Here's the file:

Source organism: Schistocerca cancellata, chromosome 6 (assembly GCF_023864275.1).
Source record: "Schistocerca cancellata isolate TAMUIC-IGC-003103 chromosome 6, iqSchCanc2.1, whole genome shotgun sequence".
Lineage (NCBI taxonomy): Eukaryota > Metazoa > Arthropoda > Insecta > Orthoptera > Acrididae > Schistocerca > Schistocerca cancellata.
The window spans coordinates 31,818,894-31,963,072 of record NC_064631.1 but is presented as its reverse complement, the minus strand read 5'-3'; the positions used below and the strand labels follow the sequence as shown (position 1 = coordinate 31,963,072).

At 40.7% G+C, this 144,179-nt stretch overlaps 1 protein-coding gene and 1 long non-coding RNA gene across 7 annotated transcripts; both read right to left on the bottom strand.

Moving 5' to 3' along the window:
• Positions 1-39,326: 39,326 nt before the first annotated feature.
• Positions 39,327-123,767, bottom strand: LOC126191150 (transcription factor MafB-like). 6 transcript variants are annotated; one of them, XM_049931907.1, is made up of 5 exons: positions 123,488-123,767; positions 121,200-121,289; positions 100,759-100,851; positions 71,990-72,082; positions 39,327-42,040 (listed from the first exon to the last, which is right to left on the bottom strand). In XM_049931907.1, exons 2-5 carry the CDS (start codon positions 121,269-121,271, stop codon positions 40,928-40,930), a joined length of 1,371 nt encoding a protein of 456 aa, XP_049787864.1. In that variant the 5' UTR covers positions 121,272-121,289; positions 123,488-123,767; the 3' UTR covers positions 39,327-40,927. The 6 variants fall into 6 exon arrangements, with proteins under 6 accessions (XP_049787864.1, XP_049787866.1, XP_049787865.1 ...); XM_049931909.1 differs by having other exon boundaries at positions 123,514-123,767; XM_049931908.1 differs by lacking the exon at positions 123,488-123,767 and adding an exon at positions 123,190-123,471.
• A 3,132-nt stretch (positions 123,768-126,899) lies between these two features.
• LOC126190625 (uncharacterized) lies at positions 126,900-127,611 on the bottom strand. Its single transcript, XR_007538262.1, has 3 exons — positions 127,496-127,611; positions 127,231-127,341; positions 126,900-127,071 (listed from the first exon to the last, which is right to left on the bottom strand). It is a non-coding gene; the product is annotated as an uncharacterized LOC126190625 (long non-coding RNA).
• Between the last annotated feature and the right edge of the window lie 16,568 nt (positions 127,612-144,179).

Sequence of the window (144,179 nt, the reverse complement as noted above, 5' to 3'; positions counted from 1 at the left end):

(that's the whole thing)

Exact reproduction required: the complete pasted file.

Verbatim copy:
Source organism: Schistocerca cancellata, chromosome 6 (assembly GCF_023864275.1).
Source record: "Schistocerca cancellata isolate TAMUIC-IGC-003103 chromosome 6, iqSchCanc2.1, whole genome shotgun sequence".
Lineage (NCBI taxonomy): Eukaryota > Metazoa > Arthropoda > Insecta > Orthoptera > Acrididae > Schistocerca > Schistocerca cancellata.
The window spans coordinates 31,818,894-31,963,072 of record NC_064631.1 but is presented as its reverse complement, the minus strand read 5'-3'; the positions used below and the strand labels follow the sequence as shown (position 1 = coordinate 31,963,072).

At 40.7% G+C, this 144,179-nt stretch overlaps 1 protein-coding gene and 1 long non-coding RNA gene across 7 annotated transcripts; both read right to left on the bottom strand.

Moving 5' to 3' along the window:
• Positions 1-39,326: 39,326 nt before the first annotated feature.
• Positions 39,327-123,767, bottom strand: LOC126191150 (transcription factor MafB-like). 6 transcript variants are annotated; one of them, XM_049931907.1, is made up of 5 exons: positions 123,488-123,767; positions 121,200-121,289; positions 100,759-100,851; positions 71,990-72,082; positions 39,327-42,040 (listed from the first exon to the last, which is right to left on the bottom strand). In XM_049931907.1, exons 2-5 carry the CDS (start codon positions 121,269-121,271, stop codon positions 40,928-40,930), a joined length of 1,371 nt encoding a protein of 456 aa, XP_049787864.1. In that variant the 5' UTR covers positions 121,272-121,289; positions 123,488-123,767; the 3' UTR covers positions 39,327-40,927. The 6 variants fall into 6 exon arrangements, with proteins under 6 accessions (XP_049787864.1, XP_049787866.1, XP_049787865.1 ...); XM_049931909.1 differs by having other exon boundaries at positions 123,514-123,767; XM_049931908.1 differs by lacking the exon at positions 123,488-123,767 and adding an exon at positions 123,190-123,471.
• A 3,132-nt stretch (positions 123,768-126,899) lies between these two features.
• LOC126190625 (uncharacterized) lies at positions 126,900-127,611 on the bottom strand. Its single transcript, XR_007538262.1, has 3 exons — positions 127,496-127,611; positions 127,231-127,341; positions 126,900-127,071 (listed from the first exon to the last, which is right to left on the bottom strand). It is a non-coding gene; the product is annotated as an uncharacterized LOC126190625 (long non-coding RNA).
• Between the last annotated feature and the right edge of the window lie 16,568 nt (positions 127,612-144,179).

Sequence of the window (144,179 nt, the reverse complement as noted above, 5' to 3'; positions counted from 1 at the left end):